A Record We Didn't Want To See Broken

According to the World Meteorological Organization (WMO), the concentrations of carbon dioxide in the Earth's atmosphere surged to a record high in 2016. This is very much a record we didn't want to see broken.

CO2 Levels Graph.PNG

Last year's increase was 50% higher than the average increase seen over the past 10 years. 2016 saw average concentrations of CO2 hit 403.3 parts per million, up from 400ppm in 2015.

Researchers say a combination of human activities and the El Niño weather phenomenon has driven carbon dioxide concentration in the atmosphere to a level not seen in 800,000 years. Scientists say this risks making global temperature targets largely unattainable.

The figures published by the WMO represent the CO2 that is left in the atmosphere after significant amounts are absorbed by the Earth's "sinks", which include the oceans and the biosphere.

"It is the largest increase we have ever seen in the 30 years we have had this network," Dr Oksana Tarasova, chief of WMO's global atmosphere watch programme, told BBC News.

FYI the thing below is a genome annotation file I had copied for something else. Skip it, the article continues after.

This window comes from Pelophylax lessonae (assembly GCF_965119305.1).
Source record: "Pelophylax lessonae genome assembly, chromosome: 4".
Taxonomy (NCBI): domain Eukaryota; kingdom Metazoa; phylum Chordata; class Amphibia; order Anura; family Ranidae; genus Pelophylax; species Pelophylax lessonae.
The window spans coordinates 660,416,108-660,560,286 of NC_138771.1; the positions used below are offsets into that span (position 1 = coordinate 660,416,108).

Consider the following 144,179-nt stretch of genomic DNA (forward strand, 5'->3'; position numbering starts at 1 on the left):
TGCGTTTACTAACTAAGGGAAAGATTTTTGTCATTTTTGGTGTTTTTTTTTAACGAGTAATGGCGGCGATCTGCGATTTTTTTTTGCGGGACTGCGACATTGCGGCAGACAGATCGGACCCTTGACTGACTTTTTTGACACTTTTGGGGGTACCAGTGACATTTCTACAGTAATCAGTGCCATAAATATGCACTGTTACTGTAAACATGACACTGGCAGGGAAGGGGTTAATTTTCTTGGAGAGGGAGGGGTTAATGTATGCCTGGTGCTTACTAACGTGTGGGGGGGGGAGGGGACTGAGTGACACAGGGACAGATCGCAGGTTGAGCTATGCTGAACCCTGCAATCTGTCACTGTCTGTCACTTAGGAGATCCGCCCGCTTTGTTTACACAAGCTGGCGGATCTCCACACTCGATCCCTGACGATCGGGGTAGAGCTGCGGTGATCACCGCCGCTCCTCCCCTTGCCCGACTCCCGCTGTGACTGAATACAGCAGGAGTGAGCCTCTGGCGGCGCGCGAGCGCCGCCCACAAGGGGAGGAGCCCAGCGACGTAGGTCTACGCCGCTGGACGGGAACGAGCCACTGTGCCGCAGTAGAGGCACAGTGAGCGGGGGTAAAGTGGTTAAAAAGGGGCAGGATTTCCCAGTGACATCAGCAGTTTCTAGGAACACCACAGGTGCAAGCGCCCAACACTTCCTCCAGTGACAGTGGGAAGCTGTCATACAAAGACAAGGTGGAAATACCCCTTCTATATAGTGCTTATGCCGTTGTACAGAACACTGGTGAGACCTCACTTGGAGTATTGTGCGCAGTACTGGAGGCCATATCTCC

"The largest increase was in the previous El Niño, in 1997-1998, and it was 2.7ppm; and now it is 3.3ppm. It is also 50% higher than the average of the last 10 years."

This year's greenhouse gas bulletin produced by the WMO is based on measurements taken in 51 countries. Research stations dotted around the globe measure concentrations of warming gases including carbon dioxide, methane and nitrous oxide.

The Role of Heat Pumps


Heat pumps are a low carbon technology, and as the opportunity to play an increasingly important role in our low carbon future. As more low and zero carbon technologies are used to generate our electricity, so too the carbon emissions from heat pump use reduce.

Indeed, as fossil fuels are phased out in heating, we will switch to an electric economy. Heat pumps are by far the most efficient way to utilise electrical energy to produce heat. This ties up the UK's Clean Growth Strategy recently published by the Department for Business, Energy & Industrial Strategy (BIES), in which the Government states an aim to phase out new fossil fuel installations in new builds in the next decade.


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